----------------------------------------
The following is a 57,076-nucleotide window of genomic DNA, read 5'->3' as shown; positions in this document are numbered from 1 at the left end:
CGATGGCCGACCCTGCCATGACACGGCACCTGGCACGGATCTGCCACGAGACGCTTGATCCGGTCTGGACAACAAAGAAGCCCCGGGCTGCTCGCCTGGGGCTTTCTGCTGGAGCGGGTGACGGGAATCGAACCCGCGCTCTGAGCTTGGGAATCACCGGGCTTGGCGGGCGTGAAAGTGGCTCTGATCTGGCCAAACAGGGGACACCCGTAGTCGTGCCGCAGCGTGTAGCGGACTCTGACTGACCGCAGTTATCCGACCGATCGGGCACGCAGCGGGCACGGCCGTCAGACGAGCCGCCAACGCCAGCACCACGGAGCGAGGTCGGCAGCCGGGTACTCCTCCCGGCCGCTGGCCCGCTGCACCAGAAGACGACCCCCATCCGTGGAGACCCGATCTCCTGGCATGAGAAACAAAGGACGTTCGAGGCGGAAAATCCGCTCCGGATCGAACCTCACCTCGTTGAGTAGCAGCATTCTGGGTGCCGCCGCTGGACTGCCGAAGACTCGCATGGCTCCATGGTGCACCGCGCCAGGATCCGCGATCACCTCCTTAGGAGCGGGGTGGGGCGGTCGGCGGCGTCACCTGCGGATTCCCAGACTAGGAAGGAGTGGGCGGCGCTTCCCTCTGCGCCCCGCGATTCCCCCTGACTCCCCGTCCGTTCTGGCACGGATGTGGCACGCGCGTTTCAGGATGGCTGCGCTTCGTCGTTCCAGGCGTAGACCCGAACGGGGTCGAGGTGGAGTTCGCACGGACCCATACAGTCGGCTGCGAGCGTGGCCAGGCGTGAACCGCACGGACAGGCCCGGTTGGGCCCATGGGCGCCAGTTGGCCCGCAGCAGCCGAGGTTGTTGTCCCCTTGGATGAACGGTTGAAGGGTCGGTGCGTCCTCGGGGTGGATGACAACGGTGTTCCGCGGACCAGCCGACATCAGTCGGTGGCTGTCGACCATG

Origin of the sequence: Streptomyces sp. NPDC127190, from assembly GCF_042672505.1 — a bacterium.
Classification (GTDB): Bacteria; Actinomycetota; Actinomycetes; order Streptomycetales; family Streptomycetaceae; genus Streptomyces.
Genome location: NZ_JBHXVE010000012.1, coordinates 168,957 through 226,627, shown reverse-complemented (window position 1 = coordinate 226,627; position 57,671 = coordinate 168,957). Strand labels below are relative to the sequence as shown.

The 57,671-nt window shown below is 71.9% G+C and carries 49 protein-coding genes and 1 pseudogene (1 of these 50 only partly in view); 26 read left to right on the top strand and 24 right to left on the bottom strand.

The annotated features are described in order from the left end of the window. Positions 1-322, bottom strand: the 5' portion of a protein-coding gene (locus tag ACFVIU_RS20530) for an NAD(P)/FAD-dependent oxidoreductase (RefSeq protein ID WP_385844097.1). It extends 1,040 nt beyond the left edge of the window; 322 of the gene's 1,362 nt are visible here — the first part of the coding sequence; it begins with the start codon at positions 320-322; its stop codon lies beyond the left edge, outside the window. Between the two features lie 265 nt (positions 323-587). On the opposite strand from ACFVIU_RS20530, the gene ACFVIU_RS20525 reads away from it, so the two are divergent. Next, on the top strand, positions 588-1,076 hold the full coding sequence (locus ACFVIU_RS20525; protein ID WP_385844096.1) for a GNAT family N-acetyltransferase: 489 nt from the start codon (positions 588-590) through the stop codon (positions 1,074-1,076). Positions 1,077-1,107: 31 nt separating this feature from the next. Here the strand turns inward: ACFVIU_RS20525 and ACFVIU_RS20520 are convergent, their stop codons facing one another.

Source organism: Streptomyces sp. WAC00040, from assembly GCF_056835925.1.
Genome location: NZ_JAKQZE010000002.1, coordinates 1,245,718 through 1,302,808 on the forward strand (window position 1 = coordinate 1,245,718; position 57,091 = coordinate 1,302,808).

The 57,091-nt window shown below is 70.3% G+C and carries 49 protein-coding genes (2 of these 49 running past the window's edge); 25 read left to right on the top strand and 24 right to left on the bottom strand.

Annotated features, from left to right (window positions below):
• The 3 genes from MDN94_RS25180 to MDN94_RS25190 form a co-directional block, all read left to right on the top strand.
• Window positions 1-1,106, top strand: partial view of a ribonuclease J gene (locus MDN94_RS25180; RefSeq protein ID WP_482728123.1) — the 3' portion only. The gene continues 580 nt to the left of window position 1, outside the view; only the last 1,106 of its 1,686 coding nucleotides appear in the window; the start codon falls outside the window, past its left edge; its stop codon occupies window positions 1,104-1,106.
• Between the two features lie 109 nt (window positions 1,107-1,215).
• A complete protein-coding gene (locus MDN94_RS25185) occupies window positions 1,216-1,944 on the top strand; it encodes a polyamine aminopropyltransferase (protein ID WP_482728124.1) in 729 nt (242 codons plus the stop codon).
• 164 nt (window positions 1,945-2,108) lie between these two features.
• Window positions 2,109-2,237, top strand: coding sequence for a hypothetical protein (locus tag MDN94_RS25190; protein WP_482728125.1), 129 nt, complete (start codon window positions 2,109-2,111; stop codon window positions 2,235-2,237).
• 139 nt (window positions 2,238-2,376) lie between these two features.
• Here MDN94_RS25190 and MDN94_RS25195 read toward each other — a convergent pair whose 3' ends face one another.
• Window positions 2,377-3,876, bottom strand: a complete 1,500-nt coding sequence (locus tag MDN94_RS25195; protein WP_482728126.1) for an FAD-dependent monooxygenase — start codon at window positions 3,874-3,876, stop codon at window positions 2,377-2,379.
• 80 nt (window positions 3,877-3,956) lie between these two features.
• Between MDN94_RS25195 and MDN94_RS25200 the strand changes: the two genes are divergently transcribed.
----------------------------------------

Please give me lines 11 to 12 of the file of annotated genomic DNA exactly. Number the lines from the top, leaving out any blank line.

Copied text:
Annotated features, from left to right (window positions below):
• The 3 genes from MDN94_RS25180 to MDN94_RS25190 form a co-directional block, all read left to right on the top strand.